There’s been a big change in the non-profit world. And this change isn’t one that many non-profit leaders and fundraisers are ready for. At Veritus, we’ve been speaking about the importance of meaningful connections for years. But the traditional method of using face-to-face meetings as an evaluation metric has been upended by the reality that many donors don’t prefer to – and might never want to – meet in person.

Yet most leaders and managers we speak to are still using face-to-face meetings as a key evaluation metric for their team, and most fundraisers are still insistent that a donor connection must occur face-to-face. This antiquated thinking is not honoring the donor, and it’s costing non-profits many valuable relationships.

Especially considering that it’s been two years since the pandemic started, it makes sense that donors now expect alternatives to face-to-face meetings. And they’re yearning for communication that matches their preferences. Now that there are ample tools available to engage donors in other ways, there’s really no excuse for insisting on in-person meetings – this is the old way of thinking. It’s time to focus on creating meaningful connections with donors, rather than the medium of communication.

But what is a meaningful connection, and how can you measure whether you’ve had one?

First, a definition: simply put, a meaningful connection is any interaction and communication with the donor that moves the relationship forward. This can happen in any manner including text, LinkedIn, video, phone, traditional mail, and, yes, in a donor meeting.

There’s one additional aspect of having a meaningful connection, and that’s whether you are starting with a group of qualified donors on your caseload. So, a basic question before we go any further is this: are all the donors on your caseload qualified? If they aren’t, then you can expect to have more rejections from your caseload donors because on average, two-thirds of them don’t want to talk to you in the first place. Establish a qualified caseload of donors before you go any further in seeking meaningful connections.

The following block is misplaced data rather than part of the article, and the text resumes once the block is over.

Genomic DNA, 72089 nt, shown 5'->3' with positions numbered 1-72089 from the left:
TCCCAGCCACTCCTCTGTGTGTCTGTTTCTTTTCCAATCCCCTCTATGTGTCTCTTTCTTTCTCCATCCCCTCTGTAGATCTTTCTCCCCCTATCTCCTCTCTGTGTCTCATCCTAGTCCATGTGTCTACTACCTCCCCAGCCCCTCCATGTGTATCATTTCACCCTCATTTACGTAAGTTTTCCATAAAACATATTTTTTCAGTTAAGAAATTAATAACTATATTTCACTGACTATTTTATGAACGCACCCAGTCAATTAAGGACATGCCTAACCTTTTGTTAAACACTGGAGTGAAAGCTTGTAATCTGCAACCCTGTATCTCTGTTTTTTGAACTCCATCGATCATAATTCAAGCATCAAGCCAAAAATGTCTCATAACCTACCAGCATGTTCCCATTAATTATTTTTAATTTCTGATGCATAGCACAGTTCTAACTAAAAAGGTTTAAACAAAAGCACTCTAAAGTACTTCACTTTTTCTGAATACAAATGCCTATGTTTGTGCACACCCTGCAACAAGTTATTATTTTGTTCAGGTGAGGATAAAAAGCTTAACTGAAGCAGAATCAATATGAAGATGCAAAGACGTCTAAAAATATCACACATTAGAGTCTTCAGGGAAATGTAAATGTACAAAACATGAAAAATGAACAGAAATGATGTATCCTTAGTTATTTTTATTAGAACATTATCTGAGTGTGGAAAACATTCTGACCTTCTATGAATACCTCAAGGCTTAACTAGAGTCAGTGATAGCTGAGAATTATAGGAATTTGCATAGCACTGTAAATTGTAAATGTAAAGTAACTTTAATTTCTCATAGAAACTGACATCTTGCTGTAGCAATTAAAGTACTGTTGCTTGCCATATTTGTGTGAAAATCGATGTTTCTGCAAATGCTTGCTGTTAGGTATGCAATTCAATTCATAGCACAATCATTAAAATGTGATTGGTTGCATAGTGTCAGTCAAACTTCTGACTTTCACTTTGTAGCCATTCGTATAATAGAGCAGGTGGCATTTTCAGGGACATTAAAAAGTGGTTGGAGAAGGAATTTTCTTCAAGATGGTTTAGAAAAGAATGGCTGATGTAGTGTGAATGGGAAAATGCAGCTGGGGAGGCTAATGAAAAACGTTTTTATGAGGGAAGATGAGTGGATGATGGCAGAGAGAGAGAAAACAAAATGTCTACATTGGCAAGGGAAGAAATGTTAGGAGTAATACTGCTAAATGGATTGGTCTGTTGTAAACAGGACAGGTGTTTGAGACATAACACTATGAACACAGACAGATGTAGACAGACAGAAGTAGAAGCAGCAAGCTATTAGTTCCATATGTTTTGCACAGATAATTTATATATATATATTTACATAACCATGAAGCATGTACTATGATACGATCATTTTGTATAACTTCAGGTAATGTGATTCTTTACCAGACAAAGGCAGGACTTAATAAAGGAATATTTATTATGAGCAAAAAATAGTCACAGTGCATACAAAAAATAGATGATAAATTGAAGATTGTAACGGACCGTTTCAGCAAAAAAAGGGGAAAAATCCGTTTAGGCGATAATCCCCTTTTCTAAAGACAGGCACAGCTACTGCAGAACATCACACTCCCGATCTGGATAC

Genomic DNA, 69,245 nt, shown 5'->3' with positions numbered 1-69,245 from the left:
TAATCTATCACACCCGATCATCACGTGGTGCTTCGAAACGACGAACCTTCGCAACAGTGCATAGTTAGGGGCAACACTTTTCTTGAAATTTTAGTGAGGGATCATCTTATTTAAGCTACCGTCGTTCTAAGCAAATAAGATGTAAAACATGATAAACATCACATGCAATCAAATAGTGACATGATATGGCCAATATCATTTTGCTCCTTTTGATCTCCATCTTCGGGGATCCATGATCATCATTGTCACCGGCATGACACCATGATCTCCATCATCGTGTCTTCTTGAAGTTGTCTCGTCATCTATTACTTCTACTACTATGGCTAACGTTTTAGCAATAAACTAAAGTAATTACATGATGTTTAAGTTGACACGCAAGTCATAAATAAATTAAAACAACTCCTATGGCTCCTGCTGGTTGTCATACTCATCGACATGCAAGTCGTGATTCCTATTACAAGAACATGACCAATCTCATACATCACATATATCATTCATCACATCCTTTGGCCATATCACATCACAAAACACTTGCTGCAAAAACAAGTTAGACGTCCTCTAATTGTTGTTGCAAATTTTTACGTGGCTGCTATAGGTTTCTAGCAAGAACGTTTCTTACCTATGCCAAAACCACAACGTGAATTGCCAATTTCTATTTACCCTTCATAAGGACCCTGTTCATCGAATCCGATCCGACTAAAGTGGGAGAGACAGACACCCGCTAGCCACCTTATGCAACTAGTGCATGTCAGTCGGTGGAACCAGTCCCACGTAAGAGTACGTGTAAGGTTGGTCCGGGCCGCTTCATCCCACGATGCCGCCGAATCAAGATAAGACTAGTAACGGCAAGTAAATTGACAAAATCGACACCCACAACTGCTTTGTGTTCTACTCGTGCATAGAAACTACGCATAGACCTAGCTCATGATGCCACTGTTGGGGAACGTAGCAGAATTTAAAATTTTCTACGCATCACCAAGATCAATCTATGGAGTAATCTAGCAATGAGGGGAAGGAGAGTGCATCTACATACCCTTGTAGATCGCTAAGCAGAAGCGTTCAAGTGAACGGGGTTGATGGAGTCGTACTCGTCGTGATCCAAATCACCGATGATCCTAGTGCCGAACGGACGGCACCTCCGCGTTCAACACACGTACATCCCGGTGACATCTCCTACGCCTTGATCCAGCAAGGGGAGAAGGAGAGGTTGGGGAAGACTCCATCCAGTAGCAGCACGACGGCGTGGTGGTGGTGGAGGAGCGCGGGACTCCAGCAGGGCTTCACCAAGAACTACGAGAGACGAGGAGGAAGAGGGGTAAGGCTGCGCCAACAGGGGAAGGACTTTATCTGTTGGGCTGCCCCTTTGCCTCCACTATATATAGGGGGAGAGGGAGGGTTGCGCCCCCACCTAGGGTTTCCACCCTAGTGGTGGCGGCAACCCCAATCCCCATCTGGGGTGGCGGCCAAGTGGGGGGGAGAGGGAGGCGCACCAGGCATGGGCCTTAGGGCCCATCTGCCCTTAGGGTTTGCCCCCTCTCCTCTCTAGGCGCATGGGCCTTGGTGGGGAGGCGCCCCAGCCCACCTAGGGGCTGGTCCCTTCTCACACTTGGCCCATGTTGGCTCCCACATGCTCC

Now before I get into the measurement part of this topic, I want to talk to you about why your donors don’t want to meet with you. Here’s the answer. A donor doesn’t want to meet with you because when you approach them for a meeting, you don’t have anything of value to offer them.

That might sound a bit harsh, but it’s the reality for many fundraisers. Think about it this way. Someone approaches you, either asking you to buy a product or service, or even for some kind of involvement with their group. But when they start talking, you realize it doesn’t interest you. What do you do? You shut down and, in a socially acceptable way, you move away to something else that has value – something that merits your attention.

The result is that you give a polite “no.” And that is the end of the story.

This reality leads me to one of the core metrics you can use to measure whether you are making meaningful connections with donors: the number of encounters.

The number of donors who say “yes, I will talk to you” goes up with your number of encounters, IF you’re coming to the donor with something they value – something that matches their passions and interests – and when there’s a meaningful interaction around that topic when you connect.

Another metric is average giving. It goes up if a meaningful connection occurs. Think about it this way. If you’re presenting something of value to your donor – something that matches their passions and interests – and you’re asking that donor for their involvement, then their giving goes up. Sometimes in dramatic ways. And here’s why: there’s a perfect match between the offer you are presenting and the donor’s interests and passions. So you’ll see higher engagement and higher giving. You can measure this.

The last metric is retention. Retention also goes up when meaningful connections have happened between you and your donor. Why? Because they are interested and engaged. Who would want to leave the room where there’s a discussion on something that really interests them? No one. And that is the point. Interact with your donor about something they truly value, and they will stay with you. You can measure this.

There you have it. Measuring meaningful connections.

To summarize – there are three ways you can tell if meaningful connections are occurring between you and your donor:
  1. The donor engages and responds to your outreach.
  2. The donor gives more than they did previously, on average.
  3. The donor stays with you longer.

Jeff and I have been saying this for years. When you truly serve a donor’s interests and passions, you’ll get their attention, their loyalty, their engagement, and their investment. That’s how it works.